TEHRAN, Young Journalists Club (YJC) –“We do believe the Israelis have the right to defend themselves, and we’re fully supportive of that,” said the newly-appointed American top diplomat in a joint press conference with his Jordanian counterpart Ayman Safadi in capital Amman on Monday, as he wrapped up his four-day, four-nation tour through the Middle East.
Pompeo, the former CIA director who headed overseas almost immediately after he was sworn in on Thursday, even declined to make a slight criticism against the Israeli military for its use of live fire against Palestinian protesters in the blockaded sliver in the past few weeks.
Protesting rallies along the Gaza border since March 30 have led to clashes with Israeli forces in which some 50 Palestinians have so far been killed by the Israeli gunfire and hundreds of others sustained injuries.
The Palestinian rally will last until May 15, which coincides with the 70th anniversary of Nakba Day (Day of Catastrophe) on which Israel was created.
Every year on May 15, Palestinians all over the world hold rallies to commemorate Nakba Day, which also marks the anniversary of the forcible eviction of hundreds of thousands of Palestinians from their homeland by the occupying regime in 1948.
Since 1948, the Israeli regime has denied Palestinian refugees the right to return, despite UN resolutions and international law that upholds people’s right to return to their homelands.
Elsewhere in his remarks, Pompeo even refused to fully support the two-state solution for the Israeli-Palestinian conflict, the longtime policy of the White House before the US President Donald Trump’s administration.
“With respect to the two-state solution, the parties will ultimately make the decision about what the right resolution is,” he said, adding, “We’re certainly open to a two-party solution as a likely outcome. We certainly believe the Israelis and Palestinians need to have political engagement. We urge the Palestinians to return to that political dialogue.”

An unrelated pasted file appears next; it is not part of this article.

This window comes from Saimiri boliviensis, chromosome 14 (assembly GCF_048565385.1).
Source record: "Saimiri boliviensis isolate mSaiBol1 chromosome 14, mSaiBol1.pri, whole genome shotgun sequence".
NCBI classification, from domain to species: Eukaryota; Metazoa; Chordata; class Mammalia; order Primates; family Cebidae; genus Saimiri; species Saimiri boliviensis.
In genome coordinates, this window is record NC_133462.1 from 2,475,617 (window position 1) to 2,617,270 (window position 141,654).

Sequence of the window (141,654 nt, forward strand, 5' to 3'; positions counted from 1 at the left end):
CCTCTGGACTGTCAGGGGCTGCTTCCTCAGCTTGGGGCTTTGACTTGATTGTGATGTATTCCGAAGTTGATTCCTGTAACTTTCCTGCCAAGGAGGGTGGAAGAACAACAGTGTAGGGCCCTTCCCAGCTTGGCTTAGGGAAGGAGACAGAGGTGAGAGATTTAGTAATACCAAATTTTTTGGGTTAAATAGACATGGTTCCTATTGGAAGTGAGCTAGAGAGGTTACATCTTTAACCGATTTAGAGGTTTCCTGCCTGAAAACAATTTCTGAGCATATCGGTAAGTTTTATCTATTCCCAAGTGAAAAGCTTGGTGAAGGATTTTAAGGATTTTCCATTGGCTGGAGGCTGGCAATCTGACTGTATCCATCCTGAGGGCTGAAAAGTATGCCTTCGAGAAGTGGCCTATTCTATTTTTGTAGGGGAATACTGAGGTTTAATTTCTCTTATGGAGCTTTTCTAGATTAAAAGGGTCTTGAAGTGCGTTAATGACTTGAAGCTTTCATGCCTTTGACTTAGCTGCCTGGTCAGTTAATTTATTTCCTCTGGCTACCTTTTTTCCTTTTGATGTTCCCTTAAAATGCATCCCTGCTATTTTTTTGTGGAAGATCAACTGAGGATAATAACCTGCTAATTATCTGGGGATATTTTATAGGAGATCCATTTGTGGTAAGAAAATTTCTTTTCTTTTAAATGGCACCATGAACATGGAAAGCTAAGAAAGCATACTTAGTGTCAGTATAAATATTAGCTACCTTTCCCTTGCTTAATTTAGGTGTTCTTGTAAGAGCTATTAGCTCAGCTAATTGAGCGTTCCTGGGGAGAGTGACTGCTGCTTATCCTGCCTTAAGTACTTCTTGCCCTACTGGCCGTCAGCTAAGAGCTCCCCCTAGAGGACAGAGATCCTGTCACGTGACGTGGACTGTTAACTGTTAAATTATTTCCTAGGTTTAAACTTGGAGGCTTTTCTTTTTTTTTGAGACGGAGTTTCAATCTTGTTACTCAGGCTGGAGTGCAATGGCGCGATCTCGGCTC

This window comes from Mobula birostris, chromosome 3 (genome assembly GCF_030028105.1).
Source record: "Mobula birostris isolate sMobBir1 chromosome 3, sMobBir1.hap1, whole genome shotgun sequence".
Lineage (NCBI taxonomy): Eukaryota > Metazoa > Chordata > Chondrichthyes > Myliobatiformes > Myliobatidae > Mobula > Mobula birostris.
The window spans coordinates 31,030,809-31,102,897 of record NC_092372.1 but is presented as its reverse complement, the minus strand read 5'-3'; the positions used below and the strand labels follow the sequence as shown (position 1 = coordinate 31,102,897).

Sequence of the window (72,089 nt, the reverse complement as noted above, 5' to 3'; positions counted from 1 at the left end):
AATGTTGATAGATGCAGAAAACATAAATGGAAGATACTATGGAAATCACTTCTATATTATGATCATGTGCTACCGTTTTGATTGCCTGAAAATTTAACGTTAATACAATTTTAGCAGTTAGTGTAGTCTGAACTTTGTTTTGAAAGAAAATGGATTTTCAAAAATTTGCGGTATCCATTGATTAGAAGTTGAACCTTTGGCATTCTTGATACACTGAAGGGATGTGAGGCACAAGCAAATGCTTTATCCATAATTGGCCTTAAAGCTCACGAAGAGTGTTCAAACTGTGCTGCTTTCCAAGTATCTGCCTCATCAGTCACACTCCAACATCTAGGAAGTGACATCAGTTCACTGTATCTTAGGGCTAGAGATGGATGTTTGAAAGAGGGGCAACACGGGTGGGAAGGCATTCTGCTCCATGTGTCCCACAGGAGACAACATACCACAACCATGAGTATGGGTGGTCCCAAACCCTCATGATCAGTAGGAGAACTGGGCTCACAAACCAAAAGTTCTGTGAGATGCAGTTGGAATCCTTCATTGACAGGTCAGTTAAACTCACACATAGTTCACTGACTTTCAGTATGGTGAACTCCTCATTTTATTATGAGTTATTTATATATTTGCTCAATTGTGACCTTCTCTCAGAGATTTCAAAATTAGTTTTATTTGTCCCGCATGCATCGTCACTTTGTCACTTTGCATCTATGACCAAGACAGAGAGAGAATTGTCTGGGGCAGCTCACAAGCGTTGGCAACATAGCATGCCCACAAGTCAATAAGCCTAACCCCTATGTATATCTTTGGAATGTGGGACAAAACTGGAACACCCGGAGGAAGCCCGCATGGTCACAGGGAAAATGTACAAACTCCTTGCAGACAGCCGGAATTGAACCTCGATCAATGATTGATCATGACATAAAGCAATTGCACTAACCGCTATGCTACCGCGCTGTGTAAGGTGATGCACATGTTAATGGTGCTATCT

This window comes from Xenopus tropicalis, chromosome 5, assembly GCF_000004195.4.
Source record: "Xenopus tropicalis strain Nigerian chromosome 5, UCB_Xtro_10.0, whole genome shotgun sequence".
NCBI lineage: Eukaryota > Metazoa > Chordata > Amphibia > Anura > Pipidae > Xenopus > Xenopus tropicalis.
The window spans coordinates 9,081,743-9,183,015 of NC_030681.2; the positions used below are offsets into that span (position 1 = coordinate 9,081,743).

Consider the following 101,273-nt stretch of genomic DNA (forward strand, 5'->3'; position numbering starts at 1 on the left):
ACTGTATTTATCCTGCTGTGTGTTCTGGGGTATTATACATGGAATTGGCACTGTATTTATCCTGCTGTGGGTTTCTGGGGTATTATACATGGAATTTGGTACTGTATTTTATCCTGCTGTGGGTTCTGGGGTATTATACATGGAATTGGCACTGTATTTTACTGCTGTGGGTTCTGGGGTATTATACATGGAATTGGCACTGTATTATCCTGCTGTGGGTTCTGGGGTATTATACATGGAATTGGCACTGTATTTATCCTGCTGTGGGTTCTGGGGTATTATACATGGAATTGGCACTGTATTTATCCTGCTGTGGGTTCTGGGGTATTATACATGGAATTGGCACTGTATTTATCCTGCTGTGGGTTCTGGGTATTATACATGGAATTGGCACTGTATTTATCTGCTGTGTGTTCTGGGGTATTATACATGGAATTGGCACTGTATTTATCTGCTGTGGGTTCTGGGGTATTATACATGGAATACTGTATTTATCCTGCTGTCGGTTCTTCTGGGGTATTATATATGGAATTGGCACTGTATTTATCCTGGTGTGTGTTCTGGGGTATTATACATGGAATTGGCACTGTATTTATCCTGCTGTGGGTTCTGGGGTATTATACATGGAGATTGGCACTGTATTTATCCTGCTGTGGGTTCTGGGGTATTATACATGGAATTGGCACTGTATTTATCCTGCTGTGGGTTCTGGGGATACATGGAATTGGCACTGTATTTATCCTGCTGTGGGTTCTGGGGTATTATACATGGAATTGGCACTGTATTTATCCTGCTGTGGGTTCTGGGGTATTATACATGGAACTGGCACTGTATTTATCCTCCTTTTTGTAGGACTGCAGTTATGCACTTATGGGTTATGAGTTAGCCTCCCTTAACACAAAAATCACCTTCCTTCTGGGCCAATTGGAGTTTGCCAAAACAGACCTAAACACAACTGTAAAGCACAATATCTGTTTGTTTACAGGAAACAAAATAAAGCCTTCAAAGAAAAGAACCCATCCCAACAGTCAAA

Pompeo’s comments came just a day after he met with the Israeli Prime Minister Benjamin Netanyahu in Israel. The American top diplomat, however, did not meet Palestinian leaders or representatives, who have cut off political contact with the Trump administration over the relocation of the US Embassy in the occupied territories.
Back in December last year, Trump announced that Washington was recognizing Jerusalem al-Quds, both its eastern and western part, as Israel's “capital.” The announcement was a major shift by Washington that overturns decades of US foreign policy. His decision was mostly aimed at pleasing his main supporters - Republican conservatives and evangelical Christian Zionists who comprise an important share of his voter base.
The highly controversial decision also infuriated Palestinians, who regards the East Jerusalem al-Quds, which hosts the third holiest Muslim site, as the capital of a future state.
Pompeo made his Middle East tour just two weeks prior the planned May 14 opening of the new US Embassy in Jerusalem al-Quds, which certainly draws massive Palestinian demonstrations.
Israel occupied the West Bank, East Jerusalem al-Quds and parts of Syria’s Golan Heights during the Six-Day War in 1967. It later annexed East Jerusalem al-Quds in a move not recognized by the international community.
Israel is required to withdraw from all the territories seized in the war under UN Security Council Resolution 242, adopted months after the Six-Day War, in November 1967, but the Tel Aviv regime has defied that piece of international law ever since.
Source: Press TV